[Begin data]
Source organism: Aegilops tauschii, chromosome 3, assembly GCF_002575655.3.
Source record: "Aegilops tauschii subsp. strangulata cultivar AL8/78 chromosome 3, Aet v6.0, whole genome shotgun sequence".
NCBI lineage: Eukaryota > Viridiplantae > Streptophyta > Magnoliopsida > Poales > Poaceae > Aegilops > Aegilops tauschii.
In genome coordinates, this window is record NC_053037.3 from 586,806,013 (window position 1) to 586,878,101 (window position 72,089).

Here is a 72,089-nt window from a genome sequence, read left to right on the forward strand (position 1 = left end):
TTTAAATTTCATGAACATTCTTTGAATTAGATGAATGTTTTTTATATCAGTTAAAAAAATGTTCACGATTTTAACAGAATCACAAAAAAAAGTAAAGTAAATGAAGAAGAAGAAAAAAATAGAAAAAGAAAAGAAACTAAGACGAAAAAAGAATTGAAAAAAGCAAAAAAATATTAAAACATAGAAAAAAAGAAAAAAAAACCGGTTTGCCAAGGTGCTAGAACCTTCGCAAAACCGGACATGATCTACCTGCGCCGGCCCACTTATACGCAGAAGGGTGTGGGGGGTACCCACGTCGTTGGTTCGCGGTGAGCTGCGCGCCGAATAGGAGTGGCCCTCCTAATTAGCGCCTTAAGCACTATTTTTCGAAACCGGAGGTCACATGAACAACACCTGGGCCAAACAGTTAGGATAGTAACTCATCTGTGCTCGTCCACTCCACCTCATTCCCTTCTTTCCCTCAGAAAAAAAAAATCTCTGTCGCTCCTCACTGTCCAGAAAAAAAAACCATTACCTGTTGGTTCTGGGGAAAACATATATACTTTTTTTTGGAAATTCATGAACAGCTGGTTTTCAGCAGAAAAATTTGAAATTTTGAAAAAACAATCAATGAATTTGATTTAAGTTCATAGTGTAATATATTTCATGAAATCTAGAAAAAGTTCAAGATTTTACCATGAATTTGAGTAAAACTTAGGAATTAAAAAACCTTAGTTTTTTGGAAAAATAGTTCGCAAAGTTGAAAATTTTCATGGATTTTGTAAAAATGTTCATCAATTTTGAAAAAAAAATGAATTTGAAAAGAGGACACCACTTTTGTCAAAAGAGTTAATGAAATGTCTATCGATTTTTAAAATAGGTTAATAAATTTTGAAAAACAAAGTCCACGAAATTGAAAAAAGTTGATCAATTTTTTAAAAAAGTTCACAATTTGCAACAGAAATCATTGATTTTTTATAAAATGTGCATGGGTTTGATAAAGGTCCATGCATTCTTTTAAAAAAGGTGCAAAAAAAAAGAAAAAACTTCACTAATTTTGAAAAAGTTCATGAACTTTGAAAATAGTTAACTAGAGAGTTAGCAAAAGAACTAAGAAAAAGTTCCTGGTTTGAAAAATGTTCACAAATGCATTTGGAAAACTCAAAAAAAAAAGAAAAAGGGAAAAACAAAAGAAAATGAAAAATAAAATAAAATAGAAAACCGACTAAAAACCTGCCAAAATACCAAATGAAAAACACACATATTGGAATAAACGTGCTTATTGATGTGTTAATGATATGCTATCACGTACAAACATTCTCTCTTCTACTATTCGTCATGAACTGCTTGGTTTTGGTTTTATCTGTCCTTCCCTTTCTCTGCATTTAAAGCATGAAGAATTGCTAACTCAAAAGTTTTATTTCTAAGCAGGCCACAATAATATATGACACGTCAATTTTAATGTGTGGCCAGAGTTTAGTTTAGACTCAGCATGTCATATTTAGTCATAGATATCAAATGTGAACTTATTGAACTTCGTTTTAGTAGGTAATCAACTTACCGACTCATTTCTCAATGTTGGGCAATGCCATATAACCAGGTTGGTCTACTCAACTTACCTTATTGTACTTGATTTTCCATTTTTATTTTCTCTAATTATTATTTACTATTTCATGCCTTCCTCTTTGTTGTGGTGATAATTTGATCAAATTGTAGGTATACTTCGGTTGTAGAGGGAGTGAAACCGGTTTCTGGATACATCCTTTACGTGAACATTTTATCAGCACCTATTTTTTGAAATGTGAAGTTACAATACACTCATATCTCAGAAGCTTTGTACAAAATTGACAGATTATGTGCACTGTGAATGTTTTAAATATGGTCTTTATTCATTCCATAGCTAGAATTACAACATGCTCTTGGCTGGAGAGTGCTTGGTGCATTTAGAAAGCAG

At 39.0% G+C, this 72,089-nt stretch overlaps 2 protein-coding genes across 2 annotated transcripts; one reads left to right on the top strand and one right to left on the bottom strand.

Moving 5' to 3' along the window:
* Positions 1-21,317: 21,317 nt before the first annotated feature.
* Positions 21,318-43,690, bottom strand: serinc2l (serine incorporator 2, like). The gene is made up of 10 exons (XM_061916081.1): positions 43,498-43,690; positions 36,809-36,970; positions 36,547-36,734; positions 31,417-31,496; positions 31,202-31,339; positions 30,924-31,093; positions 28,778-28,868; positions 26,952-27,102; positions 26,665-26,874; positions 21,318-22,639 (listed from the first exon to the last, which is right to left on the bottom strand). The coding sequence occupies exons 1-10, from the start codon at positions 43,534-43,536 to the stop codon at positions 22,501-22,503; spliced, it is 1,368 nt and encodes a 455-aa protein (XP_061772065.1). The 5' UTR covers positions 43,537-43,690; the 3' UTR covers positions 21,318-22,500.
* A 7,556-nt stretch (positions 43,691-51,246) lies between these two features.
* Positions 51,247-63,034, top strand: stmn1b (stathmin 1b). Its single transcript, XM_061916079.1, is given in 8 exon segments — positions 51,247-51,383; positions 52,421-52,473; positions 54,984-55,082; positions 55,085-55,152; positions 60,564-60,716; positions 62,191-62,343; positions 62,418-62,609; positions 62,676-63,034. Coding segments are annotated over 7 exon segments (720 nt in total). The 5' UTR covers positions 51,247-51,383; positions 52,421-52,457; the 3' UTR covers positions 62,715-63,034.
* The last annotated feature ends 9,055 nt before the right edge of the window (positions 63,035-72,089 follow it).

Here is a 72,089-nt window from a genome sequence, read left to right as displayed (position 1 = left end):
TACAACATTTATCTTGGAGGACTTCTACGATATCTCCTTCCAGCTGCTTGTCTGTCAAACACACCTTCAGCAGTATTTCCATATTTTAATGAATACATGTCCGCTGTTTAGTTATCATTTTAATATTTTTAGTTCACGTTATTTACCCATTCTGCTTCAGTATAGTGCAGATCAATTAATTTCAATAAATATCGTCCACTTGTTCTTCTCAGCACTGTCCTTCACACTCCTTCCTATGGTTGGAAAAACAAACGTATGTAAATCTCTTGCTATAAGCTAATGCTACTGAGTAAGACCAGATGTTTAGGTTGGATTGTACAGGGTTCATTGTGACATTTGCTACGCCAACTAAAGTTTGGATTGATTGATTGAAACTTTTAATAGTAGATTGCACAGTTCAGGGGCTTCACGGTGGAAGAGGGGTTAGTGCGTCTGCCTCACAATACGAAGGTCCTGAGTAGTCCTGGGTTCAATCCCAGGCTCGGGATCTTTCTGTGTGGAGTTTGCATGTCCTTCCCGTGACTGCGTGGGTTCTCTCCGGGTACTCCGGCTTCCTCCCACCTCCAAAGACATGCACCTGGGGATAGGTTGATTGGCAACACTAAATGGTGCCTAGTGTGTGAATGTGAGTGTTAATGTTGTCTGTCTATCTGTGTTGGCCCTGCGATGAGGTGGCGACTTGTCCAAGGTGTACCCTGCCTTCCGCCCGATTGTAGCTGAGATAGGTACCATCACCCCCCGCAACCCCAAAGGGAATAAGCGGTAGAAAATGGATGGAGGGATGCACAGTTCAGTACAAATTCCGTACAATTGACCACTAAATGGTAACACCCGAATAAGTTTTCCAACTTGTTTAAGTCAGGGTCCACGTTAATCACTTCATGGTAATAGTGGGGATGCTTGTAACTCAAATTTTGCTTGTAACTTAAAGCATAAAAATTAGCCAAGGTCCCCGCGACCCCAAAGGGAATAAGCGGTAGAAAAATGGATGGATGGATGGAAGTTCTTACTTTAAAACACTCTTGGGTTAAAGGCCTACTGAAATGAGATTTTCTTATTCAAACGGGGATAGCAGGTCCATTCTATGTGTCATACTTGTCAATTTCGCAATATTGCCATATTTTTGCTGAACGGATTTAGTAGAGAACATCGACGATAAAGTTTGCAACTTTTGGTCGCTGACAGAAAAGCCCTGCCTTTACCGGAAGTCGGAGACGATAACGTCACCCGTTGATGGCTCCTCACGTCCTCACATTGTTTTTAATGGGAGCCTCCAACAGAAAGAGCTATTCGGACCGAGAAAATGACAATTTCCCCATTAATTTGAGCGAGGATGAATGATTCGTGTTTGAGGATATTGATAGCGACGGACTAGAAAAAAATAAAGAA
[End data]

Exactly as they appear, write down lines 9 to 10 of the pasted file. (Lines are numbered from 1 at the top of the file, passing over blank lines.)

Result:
* Positions 1-21,317: 21,317 nt before the first annotated feature.
* Positions 21,318-43,690, bottom strand: serinc2l (serine incorporator 2, like). The gene is made up of 10 exons (XM_061916081.1): positions 43,498-43,690; positions 36,809-36,970; positions 36,547-36,734; positions 31,417-31,496; positions 31,202-31,339; positions 30,924-31,093; positions 28,778-28,868; positions 26,952-27,102; positions 26,665-26,874; positions 21,318-22,639 (listed from the first exon to the last, which is right to left on the bottom strand). The coding sequence occupies exons 1-10, from the start codon at positions 43,534-43,536 to the stop codon at positions 22,501-22,503; spliced, it is 1,368 nt and encodes a 455-aa protein (XP_061772065.1). The 5' UTR covers positions 43,537-43,690; the 3' UTR covers positions 21,318-22,500.